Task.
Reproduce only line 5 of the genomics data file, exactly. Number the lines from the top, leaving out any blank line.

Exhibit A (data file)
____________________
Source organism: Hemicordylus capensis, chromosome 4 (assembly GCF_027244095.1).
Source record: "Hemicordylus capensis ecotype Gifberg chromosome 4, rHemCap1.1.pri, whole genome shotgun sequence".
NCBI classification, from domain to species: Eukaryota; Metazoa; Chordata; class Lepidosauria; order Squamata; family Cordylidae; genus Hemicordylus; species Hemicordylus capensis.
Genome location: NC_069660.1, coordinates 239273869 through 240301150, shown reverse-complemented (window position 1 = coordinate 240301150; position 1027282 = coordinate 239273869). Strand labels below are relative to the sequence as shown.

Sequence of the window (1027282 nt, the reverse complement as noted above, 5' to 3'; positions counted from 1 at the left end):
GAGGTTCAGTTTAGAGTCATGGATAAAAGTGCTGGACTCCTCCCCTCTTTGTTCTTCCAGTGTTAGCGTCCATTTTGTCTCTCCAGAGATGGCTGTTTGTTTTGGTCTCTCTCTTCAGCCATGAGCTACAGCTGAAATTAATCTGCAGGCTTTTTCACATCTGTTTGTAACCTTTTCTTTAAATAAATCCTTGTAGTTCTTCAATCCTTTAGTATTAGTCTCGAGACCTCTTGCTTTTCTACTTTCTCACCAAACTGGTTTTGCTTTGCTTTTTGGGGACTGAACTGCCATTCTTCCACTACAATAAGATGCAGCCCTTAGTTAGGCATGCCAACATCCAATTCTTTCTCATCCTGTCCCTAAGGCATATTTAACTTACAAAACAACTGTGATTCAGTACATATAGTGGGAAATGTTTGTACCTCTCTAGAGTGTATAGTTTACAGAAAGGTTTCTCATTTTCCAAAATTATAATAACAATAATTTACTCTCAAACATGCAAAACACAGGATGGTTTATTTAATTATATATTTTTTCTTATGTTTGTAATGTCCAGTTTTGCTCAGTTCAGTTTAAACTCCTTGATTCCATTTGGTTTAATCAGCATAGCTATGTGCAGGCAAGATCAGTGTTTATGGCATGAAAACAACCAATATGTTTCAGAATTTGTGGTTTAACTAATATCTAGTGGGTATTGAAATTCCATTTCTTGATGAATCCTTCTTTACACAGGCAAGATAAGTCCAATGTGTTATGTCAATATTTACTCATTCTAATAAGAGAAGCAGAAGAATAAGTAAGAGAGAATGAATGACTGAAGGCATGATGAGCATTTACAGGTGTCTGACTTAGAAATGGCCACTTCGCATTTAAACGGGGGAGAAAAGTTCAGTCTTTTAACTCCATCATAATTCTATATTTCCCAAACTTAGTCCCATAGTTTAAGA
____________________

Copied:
Sequence of the window (1027282 nt, the reverse complement as noted above, 5' to 3'; positions counted from 1 at the left end):